1. The authors of the Islamist narrative are not self-sufficient in their creation of this narrative. They rely on Islamicate tradition for a lot of their cherry-picked theological quotes and for historical references about events like the early Arab invasion and colonization of the “near East”, the crusades, the invasions of Europe and even the sea-jihad of the Barbary pirates, ..interestingly the Pakistani ones at least seem to make more references to the conquest and loss of Spain and the subsequent centuries of conflict in the Western Mediterranean region than to the Ottoman conquests and subsequent losses in South-Eastern Europe, reflecting perhaps the relative value of the two regions in the eyes of Islamists and in the eyes of broader contemporary audiences; Spain, France and Italy being worthy prizes and the Balkans being mostly a nameless mess. They (surprisingly) do not seem to use a lot of Islamic source material for their polemic about early 20th century European interventions. A lot of THAT narrative is lifted straight from Robert Fisk and other Western writers. SOAS seems to have contributed more to that story than the Ulama and authors of the blessed dar-ul-Islam. This is an interesting sidelight and worth at least one good PhD thesis someday.

2. The author’s final prescriptions (“But when we unflinchingly back autocrats in Muslim majority societies instead of defending our stated values, when we support the stultifying status quo instead of encouraging critical political reform, we shrink the space for progressive ideas to emerge and expand opportunities for militant notions. We will never persuade the militants, of course but we might be able to persuade others if we tried”) are boiler-plate left-liberal talking points, but depending on what actual steps the author has in mind, may be even more unrealistic than the Islamist’s dream of utopia-after-savagery. Of course, the author may have specifics in mind that are far different from what I have heard from other progressive friends. This is always the risk when one imagines details based on a few brief lines of text. But we all rely on such heuristic devices and I get nervous when I hear “progressive ideas” and American foreign policy mentioned in one paragraph. I may be completely misreading the author (and I apologize in advance if I am clubbing him unfairly with people who occasionally read Arundhati Roy as if she is a serious analyst), but these days, I get nervous easily :) ... I am afraid that the neo-cons half-baked, ahistorical, poorly thought out creation of neo-liberal Iraq was not far enough from “progressive ideas” for us to feel safe. American support for “progressive ideas” may turn out to be no more helpful than American support of the “stultifying status quo” if it is based on equally superficial notions of history and of the origins of states and of modern society (for better and for worse).   Just a thought…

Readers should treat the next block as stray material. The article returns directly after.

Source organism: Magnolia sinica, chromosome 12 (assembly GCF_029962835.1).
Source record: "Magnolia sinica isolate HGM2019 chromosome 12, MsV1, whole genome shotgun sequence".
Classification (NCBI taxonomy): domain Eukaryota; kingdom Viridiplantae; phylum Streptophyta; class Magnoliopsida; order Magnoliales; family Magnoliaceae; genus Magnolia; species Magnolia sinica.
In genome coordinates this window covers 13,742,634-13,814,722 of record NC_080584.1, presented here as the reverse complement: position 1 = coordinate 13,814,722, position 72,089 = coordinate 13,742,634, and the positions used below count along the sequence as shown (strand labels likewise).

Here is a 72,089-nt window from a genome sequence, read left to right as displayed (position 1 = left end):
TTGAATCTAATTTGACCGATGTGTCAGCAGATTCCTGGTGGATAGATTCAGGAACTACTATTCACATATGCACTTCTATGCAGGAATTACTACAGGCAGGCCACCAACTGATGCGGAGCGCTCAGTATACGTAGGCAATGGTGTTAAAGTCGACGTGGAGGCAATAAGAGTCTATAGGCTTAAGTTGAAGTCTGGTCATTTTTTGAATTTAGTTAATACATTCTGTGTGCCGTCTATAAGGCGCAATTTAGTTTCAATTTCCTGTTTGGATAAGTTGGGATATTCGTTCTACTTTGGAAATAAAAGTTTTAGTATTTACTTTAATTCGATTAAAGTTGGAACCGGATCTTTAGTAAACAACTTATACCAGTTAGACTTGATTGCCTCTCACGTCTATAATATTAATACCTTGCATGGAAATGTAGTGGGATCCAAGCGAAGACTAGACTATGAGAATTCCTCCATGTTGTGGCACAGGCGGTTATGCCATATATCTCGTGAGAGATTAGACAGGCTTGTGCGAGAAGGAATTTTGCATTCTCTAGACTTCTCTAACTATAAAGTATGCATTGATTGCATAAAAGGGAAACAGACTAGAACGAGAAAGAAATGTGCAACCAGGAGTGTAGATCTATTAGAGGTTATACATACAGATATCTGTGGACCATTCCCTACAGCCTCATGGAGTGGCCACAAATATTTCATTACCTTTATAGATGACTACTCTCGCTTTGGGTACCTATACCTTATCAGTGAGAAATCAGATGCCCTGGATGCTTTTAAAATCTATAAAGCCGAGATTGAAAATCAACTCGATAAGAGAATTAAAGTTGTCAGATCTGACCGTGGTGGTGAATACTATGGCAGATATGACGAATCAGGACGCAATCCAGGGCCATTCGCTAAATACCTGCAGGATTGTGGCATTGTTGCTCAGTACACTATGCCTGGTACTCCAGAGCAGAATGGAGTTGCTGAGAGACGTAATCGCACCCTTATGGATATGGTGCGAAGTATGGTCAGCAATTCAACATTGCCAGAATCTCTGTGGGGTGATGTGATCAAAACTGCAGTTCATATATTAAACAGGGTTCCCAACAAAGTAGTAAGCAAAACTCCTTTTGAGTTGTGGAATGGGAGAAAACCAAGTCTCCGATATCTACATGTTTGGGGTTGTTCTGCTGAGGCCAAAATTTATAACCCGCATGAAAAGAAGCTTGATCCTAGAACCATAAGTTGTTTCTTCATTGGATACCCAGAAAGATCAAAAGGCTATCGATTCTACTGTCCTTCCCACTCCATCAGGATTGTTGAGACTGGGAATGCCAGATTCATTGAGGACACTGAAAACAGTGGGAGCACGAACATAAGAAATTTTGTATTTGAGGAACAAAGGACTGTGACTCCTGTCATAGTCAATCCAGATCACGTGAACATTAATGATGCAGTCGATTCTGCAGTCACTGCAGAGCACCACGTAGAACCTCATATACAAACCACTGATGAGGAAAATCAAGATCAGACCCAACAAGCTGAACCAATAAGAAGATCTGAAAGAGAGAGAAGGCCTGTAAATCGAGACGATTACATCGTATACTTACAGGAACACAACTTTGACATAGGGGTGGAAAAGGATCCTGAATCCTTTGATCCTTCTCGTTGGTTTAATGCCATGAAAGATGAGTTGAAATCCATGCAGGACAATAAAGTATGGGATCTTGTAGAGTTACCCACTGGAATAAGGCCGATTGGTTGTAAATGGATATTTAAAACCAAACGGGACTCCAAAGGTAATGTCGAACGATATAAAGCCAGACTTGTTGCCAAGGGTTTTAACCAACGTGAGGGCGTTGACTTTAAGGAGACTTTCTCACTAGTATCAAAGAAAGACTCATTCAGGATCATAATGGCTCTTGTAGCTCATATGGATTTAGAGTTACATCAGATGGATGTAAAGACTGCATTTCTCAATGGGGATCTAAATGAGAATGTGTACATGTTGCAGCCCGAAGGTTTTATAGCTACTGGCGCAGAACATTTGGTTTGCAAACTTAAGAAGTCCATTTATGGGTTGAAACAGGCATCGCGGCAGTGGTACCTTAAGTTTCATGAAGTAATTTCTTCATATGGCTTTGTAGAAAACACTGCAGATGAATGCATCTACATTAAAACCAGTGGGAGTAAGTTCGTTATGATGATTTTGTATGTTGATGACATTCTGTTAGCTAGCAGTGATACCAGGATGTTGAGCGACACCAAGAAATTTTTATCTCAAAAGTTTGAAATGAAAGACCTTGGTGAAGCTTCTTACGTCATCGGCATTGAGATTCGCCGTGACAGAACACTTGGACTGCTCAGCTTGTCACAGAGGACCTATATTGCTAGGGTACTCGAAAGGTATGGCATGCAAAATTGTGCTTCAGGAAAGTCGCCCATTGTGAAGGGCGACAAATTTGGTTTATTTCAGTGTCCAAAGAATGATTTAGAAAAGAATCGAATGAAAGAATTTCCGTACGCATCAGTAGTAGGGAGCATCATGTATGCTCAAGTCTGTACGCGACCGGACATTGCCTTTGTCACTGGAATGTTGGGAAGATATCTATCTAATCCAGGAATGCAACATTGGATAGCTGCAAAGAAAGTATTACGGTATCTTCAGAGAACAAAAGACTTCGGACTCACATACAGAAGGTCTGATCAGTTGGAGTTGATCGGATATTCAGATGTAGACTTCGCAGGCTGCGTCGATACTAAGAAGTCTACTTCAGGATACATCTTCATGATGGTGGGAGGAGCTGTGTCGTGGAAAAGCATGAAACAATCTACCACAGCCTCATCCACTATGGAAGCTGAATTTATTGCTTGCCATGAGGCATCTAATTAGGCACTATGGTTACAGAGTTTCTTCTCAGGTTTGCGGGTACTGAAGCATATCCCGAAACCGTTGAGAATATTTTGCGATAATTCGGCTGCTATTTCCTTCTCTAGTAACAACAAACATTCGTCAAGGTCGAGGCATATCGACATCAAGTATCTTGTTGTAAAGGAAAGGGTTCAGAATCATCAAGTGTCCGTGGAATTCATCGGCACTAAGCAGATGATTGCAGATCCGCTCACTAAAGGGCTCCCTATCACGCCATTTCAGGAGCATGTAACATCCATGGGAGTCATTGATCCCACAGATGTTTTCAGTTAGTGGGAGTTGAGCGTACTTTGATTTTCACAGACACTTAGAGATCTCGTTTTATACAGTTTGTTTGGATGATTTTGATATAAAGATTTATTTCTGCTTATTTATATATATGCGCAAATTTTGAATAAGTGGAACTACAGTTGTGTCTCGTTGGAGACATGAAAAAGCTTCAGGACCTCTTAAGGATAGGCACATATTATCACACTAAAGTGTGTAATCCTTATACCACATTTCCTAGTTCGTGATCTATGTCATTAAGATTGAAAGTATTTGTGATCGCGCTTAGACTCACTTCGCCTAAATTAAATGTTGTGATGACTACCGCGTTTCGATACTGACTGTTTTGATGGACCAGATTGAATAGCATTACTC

3. There is no single correct thing to do everywhere and at all times and the answer (as always) is “it depends”, but the author’s desire that the US avoid militarily invading far away countries (to save them, or to destroy them) is one we can all agree with and say “Amen”.

Sunday, January 18, 2015

Blasphemy, blasphemy laws, Pakistan, Charlie Hebdo..

I just picked this out of a past post about the cruel blasphemy execution (by being burned alive) of a Christian couple in Pakistan. I am posting this here because blasphemy is in the news again and I cannot count the number of times someone has managed to say "colonial era blasphemy laws in Pakistan" in a misleading manner. I wanted to have a post handy where I could direct them, so here it is, a quick overview of the blasphemy issue in Pakistan (some thoughts about the Hebdo events are at the end of this post, you can jump to that if all this familiar to you):

A blasphemy law was part of the 19th century Indian Penal code as section 295.. It was not a bad law at all and the lazy habit of blaming it for later blasphemy law crap in the Indian subcontinent is just that: a lazy habit. 
Here is section 295 of the Indian Penal Code of 1860: 
 Injuring or defiling place of worship with intent to insult the religion of any class.—Whoever destroys, damages or defiles any place of worship, or any object held sacred by any class of persons with the intention of thereby insulting the religion of any class of persons or with the knowledge that any class of persons is likely to consider such destruction, damage or defile­ment as an insult to their religion, shall be punishable with imprisonment of either description for a term which may extend to two years, or with fine, or with both.

The aim of the law was to prevent/punish things like someone throwing a dead pig into a mosque or a cow's head into a temple. An actual physical desecration is to be punished. 
This seems like an eminently sensible law  and cannot really be blamed for all the evils that came later. But in the 1920s there was a famous case in Lahore where a Hindu publisher was arrested by the colonial authorities after Muslims agitated against him for having published a book called Rangila Rasul ("merry prophet"). The British colonial authorities tried to prosecute him for hurting the religious sentiments of Muslims, but the high court in Lahore (quite properly) found him innocent because there was no law on the books against just publishing a book, no matter how offensive it may be to some religious group. Fearing future communal discord from such provocations, the British then had the legislative assembly add section 295A to the law in order to criminalize deliberate attempts to "outrage the religious feelings of any community". This section states: 

Saturday, January 17, 2015

Slaughter of blonde Muslims

"So, in Bosnia, the case was there were white, blond-haired, blue-eyed Muslims who were being slaughtered and identified as Muslims. That really touched me."

The great brown hope for every British Pakistan, local Essex lad Maajid Nawaz, talks about how Animal Farm turned him away from extremism (he needs to join a post-apocalyptic book club).